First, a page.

Rosie O’Donnell Offers Powerful Advice to Drew Barrymore Amid Talk Show Controversy

Rosie O’Donnell offers Drew Barrymore valuable advice amidst the controversy surrounding her decision to cross the picket line during the writers strike.

O’Donnell, who had her own talk show before joining “The View,” shared a screenshot of an essay by Elizabeth Grey that discussed Barrymore’s choice to resume production on her show.

The essay stated, “Stop taping the show. Stop asking audiences to cross the picket line.” O’Donnell shared this post on her Instagram.

O’Donnell advised Barrymore to apologize and suggested she craft three declarative sentences: “I made an error. I apologize to the WGA for disrespecting the work of professional writers. I apologize to all union members who are withstanding real hardship as I live a life of luxury.”

O’Donnell captioned the post “advice 4 @drewbarrymore” alongside a heart emoji.

O’Donnell is one of many in the entertainment industry who have criticized Barrymore for proceeding with filming her show while the writers are on strike.

Barrymore initially showed solidarity with the striking writers by stepping down from hosting the MTV Movie and TV Awards in May.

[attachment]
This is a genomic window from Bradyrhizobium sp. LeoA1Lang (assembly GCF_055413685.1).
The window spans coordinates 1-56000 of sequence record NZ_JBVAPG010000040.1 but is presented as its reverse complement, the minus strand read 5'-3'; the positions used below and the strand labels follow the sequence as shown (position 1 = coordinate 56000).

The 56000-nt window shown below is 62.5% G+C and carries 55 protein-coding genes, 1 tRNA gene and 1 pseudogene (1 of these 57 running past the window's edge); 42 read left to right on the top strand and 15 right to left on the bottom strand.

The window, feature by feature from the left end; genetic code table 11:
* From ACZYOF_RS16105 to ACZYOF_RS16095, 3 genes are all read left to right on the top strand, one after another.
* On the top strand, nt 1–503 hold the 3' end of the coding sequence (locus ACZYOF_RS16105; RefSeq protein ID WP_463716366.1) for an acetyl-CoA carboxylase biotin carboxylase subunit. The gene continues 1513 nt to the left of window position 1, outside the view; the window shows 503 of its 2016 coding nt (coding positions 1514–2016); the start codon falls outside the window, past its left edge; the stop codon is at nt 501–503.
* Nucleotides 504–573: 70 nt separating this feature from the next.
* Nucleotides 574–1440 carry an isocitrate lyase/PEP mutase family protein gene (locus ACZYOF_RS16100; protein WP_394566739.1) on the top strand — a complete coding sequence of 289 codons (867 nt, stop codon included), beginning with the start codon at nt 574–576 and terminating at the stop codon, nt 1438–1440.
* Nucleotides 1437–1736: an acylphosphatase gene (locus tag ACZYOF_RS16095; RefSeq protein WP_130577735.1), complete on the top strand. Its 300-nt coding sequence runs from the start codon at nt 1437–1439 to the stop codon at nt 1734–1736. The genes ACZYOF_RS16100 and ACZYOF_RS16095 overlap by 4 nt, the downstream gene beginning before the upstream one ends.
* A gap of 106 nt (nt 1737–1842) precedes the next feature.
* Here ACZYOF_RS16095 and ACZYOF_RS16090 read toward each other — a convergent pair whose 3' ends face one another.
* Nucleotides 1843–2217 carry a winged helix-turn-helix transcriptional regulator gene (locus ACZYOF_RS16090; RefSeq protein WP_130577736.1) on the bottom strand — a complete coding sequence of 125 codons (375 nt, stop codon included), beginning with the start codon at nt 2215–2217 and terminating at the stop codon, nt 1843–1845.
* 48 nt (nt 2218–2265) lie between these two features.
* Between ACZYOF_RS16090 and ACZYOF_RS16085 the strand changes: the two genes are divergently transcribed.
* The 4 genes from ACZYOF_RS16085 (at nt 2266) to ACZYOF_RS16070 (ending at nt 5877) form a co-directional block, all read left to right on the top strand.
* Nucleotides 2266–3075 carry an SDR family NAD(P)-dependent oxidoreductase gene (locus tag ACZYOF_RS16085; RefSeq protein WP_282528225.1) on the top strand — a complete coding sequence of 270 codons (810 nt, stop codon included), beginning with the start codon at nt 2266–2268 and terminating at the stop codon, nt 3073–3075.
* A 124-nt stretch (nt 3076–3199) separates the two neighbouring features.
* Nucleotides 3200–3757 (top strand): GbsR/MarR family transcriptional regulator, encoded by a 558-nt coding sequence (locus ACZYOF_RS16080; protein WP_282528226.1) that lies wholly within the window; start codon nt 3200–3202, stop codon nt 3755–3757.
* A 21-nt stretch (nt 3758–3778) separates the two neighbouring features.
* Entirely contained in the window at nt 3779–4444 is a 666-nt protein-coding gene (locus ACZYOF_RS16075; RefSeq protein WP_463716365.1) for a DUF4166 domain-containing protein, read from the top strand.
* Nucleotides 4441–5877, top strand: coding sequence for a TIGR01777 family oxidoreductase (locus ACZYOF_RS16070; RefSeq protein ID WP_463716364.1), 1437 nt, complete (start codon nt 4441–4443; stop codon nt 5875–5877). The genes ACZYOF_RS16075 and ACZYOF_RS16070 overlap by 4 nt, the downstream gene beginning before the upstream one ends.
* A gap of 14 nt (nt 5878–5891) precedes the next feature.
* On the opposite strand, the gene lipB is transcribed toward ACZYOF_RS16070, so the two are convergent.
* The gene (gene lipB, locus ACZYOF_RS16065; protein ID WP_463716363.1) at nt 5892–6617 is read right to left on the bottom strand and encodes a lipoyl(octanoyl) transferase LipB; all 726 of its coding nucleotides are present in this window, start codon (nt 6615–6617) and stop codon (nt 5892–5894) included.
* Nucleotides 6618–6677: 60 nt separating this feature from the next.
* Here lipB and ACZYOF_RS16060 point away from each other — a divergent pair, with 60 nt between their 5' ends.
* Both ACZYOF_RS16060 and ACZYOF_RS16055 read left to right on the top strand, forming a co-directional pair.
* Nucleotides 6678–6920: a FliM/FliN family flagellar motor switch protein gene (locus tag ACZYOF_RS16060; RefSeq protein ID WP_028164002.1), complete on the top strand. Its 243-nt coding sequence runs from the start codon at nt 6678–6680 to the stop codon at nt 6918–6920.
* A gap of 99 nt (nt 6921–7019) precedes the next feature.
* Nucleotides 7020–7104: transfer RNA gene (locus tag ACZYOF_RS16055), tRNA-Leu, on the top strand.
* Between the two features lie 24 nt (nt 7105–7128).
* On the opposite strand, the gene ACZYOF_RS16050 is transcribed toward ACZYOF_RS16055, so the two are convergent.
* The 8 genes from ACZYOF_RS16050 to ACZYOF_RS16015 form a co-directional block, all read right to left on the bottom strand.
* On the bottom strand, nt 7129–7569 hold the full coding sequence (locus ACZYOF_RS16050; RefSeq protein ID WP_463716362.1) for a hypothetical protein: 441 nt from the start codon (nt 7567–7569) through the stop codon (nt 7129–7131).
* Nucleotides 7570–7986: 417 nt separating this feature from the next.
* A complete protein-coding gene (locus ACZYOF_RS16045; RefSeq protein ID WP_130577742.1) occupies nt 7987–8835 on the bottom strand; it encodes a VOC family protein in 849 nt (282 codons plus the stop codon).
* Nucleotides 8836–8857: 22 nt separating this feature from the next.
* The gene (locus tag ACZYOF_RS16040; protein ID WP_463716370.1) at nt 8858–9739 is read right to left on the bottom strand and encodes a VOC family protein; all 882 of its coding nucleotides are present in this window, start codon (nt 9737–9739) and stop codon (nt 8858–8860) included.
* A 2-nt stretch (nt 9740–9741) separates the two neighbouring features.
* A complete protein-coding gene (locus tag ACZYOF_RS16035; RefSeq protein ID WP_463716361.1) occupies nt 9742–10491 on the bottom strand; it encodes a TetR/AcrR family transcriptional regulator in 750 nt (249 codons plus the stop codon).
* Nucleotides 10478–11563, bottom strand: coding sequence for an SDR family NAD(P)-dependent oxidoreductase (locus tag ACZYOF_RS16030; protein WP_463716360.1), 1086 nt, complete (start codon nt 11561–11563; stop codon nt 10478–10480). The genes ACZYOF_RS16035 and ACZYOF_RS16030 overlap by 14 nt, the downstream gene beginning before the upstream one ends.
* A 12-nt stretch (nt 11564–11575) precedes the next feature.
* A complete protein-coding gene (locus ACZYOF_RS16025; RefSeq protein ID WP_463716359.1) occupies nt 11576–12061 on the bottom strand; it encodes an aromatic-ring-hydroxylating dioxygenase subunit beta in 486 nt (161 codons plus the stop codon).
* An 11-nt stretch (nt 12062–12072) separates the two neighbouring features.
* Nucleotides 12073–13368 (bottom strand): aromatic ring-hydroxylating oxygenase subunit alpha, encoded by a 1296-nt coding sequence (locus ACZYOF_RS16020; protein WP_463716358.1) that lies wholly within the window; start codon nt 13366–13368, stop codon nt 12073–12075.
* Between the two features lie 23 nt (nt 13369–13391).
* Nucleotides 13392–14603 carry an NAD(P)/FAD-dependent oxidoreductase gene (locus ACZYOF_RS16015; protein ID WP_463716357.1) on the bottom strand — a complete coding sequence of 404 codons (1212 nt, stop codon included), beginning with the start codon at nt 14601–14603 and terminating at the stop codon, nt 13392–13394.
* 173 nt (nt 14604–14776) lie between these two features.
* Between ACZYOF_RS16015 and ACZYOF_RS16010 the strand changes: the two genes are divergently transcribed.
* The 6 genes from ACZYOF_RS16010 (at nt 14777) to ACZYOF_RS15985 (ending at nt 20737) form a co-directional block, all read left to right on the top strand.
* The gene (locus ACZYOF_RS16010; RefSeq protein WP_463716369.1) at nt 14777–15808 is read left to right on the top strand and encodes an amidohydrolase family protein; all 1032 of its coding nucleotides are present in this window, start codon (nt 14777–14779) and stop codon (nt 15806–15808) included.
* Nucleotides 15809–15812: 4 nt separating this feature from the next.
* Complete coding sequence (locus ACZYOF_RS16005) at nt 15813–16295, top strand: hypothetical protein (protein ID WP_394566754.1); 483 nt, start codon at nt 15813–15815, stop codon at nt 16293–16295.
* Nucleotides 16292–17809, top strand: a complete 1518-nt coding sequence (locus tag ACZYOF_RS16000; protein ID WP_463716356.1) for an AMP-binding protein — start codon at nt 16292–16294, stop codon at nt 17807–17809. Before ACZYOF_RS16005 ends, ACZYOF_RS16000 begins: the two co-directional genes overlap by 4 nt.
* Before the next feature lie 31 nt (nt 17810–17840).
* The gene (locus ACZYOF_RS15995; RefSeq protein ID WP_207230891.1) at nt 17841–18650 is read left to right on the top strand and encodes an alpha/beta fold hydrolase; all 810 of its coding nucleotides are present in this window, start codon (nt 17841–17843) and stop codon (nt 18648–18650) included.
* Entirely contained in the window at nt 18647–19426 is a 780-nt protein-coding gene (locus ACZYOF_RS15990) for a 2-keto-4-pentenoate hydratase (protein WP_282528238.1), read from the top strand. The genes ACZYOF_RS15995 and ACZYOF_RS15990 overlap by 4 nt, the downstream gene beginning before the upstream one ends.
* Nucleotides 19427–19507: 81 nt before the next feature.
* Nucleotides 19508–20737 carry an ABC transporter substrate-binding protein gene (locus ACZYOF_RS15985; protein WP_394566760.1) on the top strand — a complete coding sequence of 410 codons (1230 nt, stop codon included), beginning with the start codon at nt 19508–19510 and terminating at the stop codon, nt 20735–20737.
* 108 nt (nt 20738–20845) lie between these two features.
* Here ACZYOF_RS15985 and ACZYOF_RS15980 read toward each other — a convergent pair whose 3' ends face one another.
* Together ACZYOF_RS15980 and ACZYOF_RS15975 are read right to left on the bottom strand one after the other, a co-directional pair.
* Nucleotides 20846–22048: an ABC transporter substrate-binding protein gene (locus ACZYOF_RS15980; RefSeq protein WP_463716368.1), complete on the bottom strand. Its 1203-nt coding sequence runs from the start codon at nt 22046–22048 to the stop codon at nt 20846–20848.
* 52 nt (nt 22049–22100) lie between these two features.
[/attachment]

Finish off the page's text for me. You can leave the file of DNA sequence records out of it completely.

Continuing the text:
The strike, started by the Writers Guild of America in an effort to secure fair streaming profits and AI protection, began that same month. (HuffPost’s staff members are also represented by the WGA East.)

The WGA stated that Barrymore’s show is a “WGA-covered, struck show” and any writing is a violation of the strike rules. CBS, the network of the show, stated they would not be performing any writing work covered by the WGA strike.

Barrymore’s decision also resulted in the National Book Foundation rescinding its invitation for her to host their award ceremony this year.

Barrymore attempted to defend her choice in a now-deleted video shared on her Instagram.

Actors such as Bradley Whitford and Debra Messing criticized Barrymore, with Whitford stating that the host’s actions undermined union solidarity during an important moment in Hollywood labor history.

The WGA, in response to Barrymore’s video, emphasized that the host should not be on air while the writers are on strike fighting for a fair deal.


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